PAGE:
Kiwi hunkers down as Sandy wreaks havoc on New York
Hurricane Sandy may be fading away, but the scars she left on the United States’ east coast will remain for decades.
The so-called ‘‘frankenstorm’’ has killed at least 62 people in nine states and brought the city that never sleeps to a grinding halt.
The 128kmh winds and heavy rain forced evacuations of much of New York’s coastal areas, caused power cuts across lower Manhattan, and flooded streets and subways.
Sandy also left at least 65 dead in her wake across the Caribbean as she hurtled to the United States.
nature played havoc with the midAtlantic, New Zealanders at home could only watch, sending messages to friends and relatives via social media.
Aucklander Patrick Watson was on the receiving end of some of the wellwishes as he sat out the storm in his Harlem abode.
The Ponsonby resident is in New York for a few months to help set up an espresso bar with some fellow New Zealanders.
‘‘I’m in an old brick building which feels pretty solid but the wind made it sway a bit, and the windows rattled and you could see debris flying about outside.’’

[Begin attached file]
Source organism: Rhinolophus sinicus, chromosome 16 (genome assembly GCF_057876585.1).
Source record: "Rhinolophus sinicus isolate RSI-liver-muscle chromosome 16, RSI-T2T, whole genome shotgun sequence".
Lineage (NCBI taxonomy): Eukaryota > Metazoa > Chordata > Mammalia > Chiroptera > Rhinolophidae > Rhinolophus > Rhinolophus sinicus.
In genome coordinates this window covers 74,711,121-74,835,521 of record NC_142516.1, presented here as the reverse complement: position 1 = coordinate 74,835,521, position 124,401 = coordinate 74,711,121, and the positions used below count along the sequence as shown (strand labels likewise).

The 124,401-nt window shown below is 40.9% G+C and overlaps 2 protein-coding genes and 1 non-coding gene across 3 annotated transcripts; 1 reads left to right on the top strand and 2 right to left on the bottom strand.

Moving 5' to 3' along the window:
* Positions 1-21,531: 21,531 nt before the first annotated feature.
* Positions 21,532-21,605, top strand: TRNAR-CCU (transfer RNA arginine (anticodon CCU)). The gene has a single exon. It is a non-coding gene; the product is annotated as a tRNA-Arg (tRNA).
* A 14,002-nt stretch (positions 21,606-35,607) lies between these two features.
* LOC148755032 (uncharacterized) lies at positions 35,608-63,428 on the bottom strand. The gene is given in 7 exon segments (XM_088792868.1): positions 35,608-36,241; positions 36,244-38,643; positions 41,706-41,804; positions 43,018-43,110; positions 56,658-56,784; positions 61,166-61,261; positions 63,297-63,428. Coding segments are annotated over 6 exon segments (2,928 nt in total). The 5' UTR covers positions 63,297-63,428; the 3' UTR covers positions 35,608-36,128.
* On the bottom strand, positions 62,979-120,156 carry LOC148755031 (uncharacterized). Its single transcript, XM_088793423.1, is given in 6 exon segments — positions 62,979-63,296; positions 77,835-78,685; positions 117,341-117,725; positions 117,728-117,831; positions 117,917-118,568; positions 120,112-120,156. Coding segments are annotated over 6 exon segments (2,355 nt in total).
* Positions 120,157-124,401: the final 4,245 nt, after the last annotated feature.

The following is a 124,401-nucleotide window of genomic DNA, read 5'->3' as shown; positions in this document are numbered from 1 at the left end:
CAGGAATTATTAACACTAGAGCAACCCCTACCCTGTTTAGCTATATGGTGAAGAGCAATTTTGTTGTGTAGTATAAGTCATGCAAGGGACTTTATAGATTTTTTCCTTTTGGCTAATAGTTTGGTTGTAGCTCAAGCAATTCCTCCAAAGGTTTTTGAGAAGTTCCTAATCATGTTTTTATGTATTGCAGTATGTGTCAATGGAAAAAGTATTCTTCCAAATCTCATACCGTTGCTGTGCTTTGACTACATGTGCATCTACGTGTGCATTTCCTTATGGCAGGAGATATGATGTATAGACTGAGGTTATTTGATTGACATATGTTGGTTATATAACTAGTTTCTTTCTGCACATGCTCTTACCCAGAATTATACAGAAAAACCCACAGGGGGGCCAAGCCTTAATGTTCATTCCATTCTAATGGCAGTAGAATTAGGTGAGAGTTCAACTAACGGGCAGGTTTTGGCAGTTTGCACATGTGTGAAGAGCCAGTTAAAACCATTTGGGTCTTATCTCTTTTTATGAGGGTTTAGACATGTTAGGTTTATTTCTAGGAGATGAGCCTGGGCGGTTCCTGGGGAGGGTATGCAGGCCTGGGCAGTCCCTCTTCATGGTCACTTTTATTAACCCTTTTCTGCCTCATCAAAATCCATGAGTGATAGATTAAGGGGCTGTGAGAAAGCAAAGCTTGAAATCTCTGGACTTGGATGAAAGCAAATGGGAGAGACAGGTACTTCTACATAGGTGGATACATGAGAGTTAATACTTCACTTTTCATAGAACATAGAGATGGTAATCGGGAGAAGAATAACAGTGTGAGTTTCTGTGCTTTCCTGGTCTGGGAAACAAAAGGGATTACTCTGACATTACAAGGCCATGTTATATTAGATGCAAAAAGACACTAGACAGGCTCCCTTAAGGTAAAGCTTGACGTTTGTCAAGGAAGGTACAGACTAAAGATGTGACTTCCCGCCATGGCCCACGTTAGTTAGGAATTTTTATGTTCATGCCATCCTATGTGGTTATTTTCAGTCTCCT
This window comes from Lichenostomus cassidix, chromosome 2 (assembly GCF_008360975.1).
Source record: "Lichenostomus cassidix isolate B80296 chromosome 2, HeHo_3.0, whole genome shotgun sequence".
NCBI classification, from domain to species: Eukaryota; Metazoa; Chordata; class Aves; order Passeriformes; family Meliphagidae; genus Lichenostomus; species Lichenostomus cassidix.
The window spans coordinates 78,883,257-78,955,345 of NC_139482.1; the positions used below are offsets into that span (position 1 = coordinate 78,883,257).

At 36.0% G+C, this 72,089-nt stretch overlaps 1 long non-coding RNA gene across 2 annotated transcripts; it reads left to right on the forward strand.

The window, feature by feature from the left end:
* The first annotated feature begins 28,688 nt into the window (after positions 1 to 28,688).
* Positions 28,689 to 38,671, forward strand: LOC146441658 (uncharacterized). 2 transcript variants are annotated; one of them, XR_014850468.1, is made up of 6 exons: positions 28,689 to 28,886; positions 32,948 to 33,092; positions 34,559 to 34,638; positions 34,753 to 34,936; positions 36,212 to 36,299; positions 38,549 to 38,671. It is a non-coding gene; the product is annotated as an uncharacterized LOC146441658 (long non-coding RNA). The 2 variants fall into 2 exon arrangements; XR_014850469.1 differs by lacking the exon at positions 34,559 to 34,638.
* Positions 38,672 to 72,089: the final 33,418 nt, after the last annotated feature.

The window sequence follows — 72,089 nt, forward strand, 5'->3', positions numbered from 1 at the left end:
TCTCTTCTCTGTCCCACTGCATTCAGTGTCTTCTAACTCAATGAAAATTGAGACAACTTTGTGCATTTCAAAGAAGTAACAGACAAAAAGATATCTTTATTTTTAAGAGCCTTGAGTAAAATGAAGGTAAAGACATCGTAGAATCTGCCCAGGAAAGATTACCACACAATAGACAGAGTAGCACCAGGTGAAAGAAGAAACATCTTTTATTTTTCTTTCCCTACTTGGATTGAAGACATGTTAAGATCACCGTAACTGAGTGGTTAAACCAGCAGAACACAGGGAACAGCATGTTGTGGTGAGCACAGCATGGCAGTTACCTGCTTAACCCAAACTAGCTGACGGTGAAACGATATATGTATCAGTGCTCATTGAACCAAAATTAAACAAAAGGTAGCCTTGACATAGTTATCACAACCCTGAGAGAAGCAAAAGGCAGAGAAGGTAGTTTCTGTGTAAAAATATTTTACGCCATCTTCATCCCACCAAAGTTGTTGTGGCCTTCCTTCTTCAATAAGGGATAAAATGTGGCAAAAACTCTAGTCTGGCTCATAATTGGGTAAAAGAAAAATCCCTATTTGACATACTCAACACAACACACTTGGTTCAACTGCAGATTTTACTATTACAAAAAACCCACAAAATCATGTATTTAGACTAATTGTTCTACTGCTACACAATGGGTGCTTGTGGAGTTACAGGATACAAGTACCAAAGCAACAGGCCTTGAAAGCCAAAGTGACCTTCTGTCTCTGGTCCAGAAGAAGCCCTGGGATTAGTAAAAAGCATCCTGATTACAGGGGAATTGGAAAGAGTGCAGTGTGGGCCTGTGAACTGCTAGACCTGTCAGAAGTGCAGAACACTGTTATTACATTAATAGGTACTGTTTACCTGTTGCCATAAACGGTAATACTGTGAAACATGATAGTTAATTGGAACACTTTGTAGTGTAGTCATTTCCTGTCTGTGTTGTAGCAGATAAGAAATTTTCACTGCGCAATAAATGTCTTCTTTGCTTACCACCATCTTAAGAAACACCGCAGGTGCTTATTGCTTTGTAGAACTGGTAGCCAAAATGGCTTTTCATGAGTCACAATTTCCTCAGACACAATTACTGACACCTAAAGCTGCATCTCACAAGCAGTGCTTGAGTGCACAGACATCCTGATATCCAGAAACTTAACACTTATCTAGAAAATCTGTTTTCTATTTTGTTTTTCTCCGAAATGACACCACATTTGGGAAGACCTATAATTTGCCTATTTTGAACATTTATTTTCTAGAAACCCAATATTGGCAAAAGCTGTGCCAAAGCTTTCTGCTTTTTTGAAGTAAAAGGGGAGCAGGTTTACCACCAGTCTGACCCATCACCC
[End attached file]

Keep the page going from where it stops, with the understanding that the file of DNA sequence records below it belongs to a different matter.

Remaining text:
He says his neighbourhood was ‘‘incredibly empty’’ in the hours leading up to the storm’s surge, with people only venturing out for necessities.
In some areas stores were completely ravaged of supplies, leaving those unprepared in search of food.
‘‘I talked to my boss who lives downtown and he didn’t have power or cellphone coverage. He and his wife had to walk about 40 blocks uptown just to plug in their chargers and find a signal, and all the shops were sold out of everything,’’ Mr Watson says.
Police and fire department presence was much more prevalent on the streets, as officials directed people to local government websites to keep informed.
The subway system is a major concern, as ‘‘almost everyone relies on public transport’’, Mr Watson says.
Metro Transportation Authority chairman Joseph Lohta says staff have star- ted assessing the damage, but it could be days before water is pumped out of flooded subways.
‘‘In 108 years, our employees have never faced a challenge like the one that confronts us now,’’ he says.
Forecasting firms are estimating the damage caused by Sandy to be in the ballpark of $50 billion, however the true cost on human lives is yet to be counted.